This may seem simplistic, but I want our children to always be able to come to us and freely discuss anything that is on their mind. Prepping is something that we do as a family and try to involve others in. She’s right when she says we talk about prepping at the dinner table, but zombies rarely come up. Only because my kids already know how to kill them quickly… There, now that I have that out of my system let me state for the record that I don’t really believe we will ever be overrun by the horde of Mutant Zombie bikers but we can use that as a device to get my children engaged and talking about the “what if” scenarios. It sounds more exciting to a child than a snow storm. Being able to talk to your children about subjects that may be uncomfortable to some is a huge advantage and I would rather my children ask me all of the questions they have about any potential emergency now while we can calmly discuss it than when the actual chaos is going on.

She knows what our priorities are.

In my daughters perfect world we would never move from the house she has always known although we would get granite counter tops. (I blame one too many episodes of HGTV for that one) and everyone would have golf carts to drive and iPads to listen to our music or play games on. Nothing would change but everyone would get nicer stuff. I think that is perfectly normal for a child.

Children want security and derive comfort from stability. This house and her friends and our little kitchen is all that she has ever known. She knows that I want something different for her though and she understands why. She knows that while granite counter tops might be nice that her Dad is looking for a location that will keep them safer and storing food so they won’t go hungry if a storm comes along and we can’t get out for a week. We might be eating off paper plates on good old laminate counters but her parents have a bigger plan for her life. In that small way I think it helps her to keep some things in perspective and gives her another layer of security. She knows I think that Mom and Dad are worried about the bigger picture and that she doesn’t have to.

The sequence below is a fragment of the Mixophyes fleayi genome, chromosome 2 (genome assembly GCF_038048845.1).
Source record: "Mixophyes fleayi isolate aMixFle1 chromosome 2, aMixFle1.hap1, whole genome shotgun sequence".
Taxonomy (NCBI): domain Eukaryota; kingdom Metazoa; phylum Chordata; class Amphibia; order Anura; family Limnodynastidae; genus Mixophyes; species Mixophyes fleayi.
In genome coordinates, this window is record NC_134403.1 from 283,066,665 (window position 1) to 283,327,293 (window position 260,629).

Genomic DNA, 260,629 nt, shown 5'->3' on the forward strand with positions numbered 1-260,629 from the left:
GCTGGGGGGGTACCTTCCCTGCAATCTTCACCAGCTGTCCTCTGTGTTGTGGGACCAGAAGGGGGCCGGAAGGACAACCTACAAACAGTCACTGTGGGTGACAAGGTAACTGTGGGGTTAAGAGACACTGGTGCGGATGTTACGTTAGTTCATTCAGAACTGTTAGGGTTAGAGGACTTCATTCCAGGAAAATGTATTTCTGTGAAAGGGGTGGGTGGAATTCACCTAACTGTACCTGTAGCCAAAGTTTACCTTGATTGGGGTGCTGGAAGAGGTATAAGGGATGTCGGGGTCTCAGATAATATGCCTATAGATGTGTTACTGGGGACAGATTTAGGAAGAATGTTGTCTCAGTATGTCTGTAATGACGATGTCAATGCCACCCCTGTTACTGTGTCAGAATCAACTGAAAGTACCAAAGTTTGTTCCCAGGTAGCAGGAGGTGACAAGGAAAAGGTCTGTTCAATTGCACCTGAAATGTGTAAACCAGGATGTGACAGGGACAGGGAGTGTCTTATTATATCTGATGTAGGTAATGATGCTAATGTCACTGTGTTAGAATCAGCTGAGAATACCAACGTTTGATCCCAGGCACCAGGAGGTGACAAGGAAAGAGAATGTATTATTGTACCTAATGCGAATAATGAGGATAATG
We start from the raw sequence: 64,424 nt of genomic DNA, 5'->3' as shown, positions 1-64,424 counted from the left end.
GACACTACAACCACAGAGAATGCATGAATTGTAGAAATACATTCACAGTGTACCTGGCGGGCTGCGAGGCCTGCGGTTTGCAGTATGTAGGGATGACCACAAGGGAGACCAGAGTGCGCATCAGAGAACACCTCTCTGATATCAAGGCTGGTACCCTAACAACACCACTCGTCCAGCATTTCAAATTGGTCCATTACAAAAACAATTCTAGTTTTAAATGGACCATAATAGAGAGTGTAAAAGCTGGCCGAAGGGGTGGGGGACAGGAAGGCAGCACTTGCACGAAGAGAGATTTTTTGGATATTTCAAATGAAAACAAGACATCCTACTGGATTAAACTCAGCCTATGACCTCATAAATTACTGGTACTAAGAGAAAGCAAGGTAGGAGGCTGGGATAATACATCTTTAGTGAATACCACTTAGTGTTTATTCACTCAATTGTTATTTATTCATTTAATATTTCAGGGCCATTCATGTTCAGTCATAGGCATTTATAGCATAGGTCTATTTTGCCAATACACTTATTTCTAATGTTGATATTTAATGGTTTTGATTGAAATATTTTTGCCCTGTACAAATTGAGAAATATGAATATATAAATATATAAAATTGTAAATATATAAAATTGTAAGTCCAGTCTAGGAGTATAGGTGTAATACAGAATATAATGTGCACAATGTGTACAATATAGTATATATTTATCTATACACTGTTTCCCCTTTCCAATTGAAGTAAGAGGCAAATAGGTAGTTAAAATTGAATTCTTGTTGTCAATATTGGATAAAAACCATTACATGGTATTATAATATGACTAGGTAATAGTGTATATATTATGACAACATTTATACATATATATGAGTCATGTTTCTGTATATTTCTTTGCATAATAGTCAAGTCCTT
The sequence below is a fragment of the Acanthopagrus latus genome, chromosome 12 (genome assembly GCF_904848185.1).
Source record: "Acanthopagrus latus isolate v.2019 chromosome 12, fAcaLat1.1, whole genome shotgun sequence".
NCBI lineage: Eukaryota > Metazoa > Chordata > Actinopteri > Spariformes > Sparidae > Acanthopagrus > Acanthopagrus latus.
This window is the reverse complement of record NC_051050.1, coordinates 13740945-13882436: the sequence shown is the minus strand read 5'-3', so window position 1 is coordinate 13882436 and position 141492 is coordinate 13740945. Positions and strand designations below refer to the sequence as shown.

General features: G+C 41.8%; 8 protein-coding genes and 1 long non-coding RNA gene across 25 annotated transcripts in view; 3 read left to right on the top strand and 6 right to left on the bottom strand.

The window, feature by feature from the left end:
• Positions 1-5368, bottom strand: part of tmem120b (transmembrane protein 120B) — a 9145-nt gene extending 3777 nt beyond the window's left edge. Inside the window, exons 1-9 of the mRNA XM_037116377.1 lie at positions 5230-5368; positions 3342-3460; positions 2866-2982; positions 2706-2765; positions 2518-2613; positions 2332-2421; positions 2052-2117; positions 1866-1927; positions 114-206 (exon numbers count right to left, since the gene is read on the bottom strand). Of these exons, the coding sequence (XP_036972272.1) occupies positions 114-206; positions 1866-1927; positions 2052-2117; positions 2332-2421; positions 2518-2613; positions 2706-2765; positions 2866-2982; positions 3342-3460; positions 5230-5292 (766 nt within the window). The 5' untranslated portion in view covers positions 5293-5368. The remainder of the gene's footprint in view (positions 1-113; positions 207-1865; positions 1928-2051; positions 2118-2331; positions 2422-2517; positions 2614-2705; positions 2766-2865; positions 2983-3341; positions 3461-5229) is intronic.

She gets that we are primarily concerned about her safety.

“I know that he wants us to be safe if something does happen” is about as simple as it gets. My number one duty in life is to take care of my family. As parents we don’t require any thanks for that, but knowing that my family understands what I am trying to do is a great big pat on the back. Even if it is used as another easy set up for her to talk about her beloved “pink polka dot pajamas” that’s fine with me. My daughter knows that no matter what she says about her dad to get laughs, that deep down all of the “crazy” stuff he is doing it to try and keep her safe. Was it always like this? Honestly, no. I had to slowly bring my family around and it took a good bit of time, but now we are all on board with the idea and having a family that is going in the same direction puts us all in better shape if things go bad.

Just some observations from a daughters story that I wanted to share with you.

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Emma Mcvannders
Emma Mcvannders
7 years ago

this is a great post! I love what you write. I think that it is very important to involve children into this matter.